Monday, 10 March 2014

Mice feeling the pain



BACKGROUND:Multiple sclerosis (MS), a demyelinating disease of the central nervous system, is one of the most prevalent neurological disorders in the industrialized world. This disease afflicts more than two million people worldwide, over two thirds of which are women. MS is typically diagnosed between the ages of 20-40 and can produce debilitating neurological impairments including muscle spasticity, muscle paralysis, and chronic pain. Despite the large sex disparity in MS prevalence, clinical and basic research investigations of how sex and oestrous cycle impact development, duration, and severity of neurological impairments and pain symptoms are limited. To help address these questions, we evaluated behavioral signs of sensory and motor functions in one of the most widely characterized animal models of MS, the experimental autoimmune encephalomyelitis (EAE) model.
METHODS:C57BL/6 male and female mice received flank injection of complete Freund's adjuvant (CFA) or CFA plus myelin oligodendrocyte glycoprotein 35-55 (MOG35-55) to induce EAE. EAE-induced neurological motor deficits including gait analysis and forelimb grip strength were assessed. Neuropathic pain-like behaviors evaluated included sensitivity to mechanical, cold, and heat stimulations. Oestrous cycle was determined daily via vaginal lavage.
RESULTS: MOG35-55-induced EAE produced neurological impairments (i.e., motor dysfunction) including mild paralysis and decreases in grip strength in both females and males. MOG35-55 produced behavioral signs of neuropathic pain--mechanical and cold hypersensitivity--in females, but not males. MOG35-55 did not change cutaneous heat sensitivity in either sex. Administration of CFA or CFA + MOG35-55 prolonged the time spent in dioestrus for 2 weeks, after which normal cycling returned. MOG35-55 produced fewer neurological motor deficits when mice were in proestrus relative to non-proestrus phases.
CONCLUSIONS: We conclude that female mice are superior to males for the study of neuropathic pain-like behaviors associated with MOG35-55-induced EAE. Further, proestrus may be protective against EAE-induced neurological deficits, thus necessitating further investigation into the impact that oestrous cycle exerts on MS symptoms.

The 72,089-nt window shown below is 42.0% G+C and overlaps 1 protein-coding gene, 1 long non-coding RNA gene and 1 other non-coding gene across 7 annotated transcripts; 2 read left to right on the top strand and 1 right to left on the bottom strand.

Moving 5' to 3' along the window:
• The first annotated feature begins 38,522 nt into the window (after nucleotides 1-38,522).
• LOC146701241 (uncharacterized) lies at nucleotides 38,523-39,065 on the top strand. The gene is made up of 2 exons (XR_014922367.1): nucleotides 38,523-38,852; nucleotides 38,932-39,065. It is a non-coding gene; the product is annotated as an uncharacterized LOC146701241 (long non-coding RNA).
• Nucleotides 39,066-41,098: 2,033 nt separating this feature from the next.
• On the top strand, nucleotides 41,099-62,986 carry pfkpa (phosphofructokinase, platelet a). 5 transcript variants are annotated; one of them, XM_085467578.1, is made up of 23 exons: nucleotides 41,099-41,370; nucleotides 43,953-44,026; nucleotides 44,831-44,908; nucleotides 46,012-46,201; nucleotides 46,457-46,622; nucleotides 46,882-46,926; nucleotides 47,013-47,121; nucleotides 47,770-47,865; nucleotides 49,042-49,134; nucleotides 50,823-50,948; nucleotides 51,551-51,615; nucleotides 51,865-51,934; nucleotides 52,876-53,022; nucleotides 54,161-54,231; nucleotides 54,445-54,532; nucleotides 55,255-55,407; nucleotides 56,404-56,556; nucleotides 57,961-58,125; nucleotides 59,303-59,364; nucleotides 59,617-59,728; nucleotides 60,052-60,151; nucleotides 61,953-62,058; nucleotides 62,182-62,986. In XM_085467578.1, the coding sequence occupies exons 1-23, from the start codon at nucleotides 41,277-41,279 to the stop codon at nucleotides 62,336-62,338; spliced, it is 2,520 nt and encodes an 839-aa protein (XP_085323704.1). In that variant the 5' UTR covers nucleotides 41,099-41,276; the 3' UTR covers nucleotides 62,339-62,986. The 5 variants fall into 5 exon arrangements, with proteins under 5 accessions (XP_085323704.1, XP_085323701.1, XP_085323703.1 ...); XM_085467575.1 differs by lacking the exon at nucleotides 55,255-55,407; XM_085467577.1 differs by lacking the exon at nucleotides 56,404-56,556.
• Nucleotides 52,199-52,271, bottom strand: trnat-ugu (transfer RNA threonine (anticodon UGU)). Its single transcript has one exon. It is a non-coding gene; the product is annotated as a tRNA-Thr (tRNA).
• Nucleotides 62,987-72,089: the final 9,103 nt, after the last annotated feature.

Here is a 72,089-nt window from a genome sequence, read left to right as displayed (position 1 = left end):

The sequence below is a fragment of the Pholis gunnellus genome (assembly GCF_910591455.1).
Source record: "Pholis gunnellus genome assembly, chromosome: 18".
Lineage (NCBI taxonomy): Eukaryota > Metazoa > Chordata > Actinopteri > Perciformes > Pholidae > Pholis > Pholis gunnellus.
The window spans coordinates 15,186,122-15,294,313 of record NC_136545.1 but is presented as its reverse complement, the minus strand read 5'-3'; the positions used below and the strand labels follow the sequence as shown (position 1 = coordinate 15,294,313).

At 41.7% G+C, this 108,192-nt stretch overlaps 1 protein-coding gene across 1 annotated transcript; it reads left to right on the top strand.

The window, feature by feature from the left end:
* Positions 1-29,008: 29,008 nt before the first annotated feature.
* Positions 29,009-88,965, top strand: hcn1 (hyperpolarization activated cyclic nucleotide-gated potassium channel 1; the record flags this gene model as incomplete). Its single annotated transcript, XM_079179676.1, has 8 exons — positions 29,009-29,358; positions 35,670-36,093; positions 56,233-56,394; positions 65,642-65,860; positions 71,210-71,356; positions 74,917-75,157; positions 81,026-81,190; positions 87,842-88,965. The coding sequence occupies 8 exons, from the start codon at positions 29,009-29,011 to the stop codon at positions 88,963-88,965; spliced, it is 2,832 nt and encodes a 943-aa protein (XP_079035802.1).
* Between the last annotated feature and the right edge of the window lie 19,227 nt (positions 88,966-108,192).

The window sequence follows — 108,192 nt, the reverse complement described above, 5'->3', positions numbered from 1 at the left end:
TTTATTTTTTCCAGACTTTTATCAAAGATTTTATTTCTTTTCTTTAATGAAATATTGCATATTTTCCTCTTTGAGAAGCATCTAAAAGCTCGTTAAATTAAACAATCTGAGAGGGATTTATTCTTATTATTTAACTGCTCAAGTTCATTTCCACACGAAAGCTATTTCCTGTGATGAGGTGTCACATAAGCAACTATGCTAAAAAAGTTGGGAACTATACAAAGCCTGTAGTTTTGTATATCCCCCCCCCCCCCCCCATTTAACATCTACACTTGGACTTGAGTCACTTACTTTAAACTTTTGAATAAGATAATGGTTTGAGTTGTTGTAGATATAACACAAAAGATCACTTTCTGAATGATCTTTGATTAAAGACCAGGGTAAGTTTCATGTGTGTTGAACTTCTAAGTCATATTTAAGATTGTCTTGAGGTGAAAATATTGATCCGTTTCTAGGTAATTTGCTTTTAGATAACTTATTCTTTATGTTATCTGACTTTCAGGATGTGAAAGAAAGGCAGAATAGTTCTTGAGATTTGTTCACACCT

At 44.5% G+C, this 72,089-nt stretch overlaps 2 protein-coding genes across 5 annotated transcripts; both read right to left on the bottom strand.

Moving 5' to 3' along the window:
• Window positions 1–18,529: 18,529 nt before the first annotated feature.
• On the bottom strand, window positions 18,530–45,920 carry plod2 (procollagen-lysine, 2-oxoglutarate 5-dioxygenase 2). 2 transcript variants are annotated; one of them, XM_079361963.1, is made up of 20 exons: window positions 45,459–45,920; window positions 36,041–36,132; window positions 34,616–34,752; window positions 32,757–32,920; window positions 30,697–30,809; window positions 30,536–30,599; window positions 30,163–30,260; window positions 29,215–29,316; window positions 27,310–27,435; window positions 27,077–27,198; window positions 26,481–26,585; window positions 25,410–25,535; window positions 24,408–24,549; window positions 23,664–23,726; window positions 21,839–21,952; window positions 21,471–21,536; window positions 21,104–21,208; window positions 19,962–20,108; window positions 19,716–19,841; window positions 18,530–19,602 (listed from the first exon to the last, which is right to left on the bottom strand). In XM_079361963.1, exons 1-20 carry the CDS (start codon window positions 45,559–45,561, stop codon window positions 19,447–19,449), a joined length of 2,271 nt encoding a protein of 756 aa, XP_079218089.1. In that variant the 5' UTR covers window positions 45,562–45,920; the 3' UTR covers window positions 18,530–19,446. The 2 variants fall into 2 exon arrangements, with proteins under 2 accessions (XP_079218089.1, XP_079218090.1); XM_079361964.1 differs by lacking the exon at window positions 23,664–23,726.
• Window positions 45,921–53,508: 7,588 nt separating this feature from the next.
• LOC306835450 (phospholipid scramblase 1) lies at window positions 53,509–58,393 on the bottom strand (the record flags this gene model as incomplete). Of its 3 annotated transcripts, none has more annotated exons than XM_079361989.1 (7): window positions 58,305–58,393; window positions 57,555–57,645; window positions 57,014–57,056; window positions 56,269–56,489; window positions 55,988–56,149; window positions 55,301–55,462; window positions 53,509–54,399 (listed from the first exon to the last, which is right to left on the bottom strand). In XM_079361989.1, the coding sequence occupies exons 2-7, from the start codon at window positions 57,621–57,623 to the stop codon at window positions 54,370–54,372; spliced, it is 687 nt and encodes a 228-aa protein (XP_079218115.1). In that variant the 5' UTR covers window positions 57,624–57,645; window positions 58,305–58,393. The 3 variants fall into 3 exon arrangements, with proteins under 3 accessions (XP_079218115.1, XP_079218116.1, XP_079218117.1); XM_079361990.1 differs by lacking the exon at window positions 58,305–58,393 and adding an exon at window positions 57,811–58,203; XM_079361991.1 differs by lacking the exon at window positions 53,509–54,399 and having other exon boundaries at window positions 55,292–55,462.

Use of EAE is getting more and more difficult by the minute as it is an unpleasant disease.  Bring in pain to the equation and it increases the problems. This study suggests that there were pain-like responses in some animals with EAE, but they appeared along with neurological problems. 

Problem is mice don't speak and you have to look at behaviours one is to look into their eyes to see if they have "pain faces" others are withdrawal responses from an unpleasant stimulus, such as heat or cold. The problem is when you are doing this to paralysed limbs...can they feel it can they move from it. This is a problem. 

Suggesting neuropathic pain problems generated over years of MS is like a day of the first attack is comparing Chalk and Cheese.

2 comments:

  1. MD are you going to stop EAE experiments because of this finding? Are you surprised? MSers have pain.

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  2. No, but it is fuel for those that want to stop EAE experiments. This is because all that people do is read the punchline. i.e EAE causes neuropathic pain. Whilst in some instances it may be that animals are experiencing pain, in other instances animals are anaesthetic and probably lack the sensation and so don't move away from the stimulus. In other cases they may be super sensitive.

    I fully accept that MSers have pain and quick a lot of MSers have pain and we need to develop better pain killers, but if we are to try and use animals to help inform about human problems we have to ask the right questions such that you can properly justify any pain caused.

    However this chalk and Cheese

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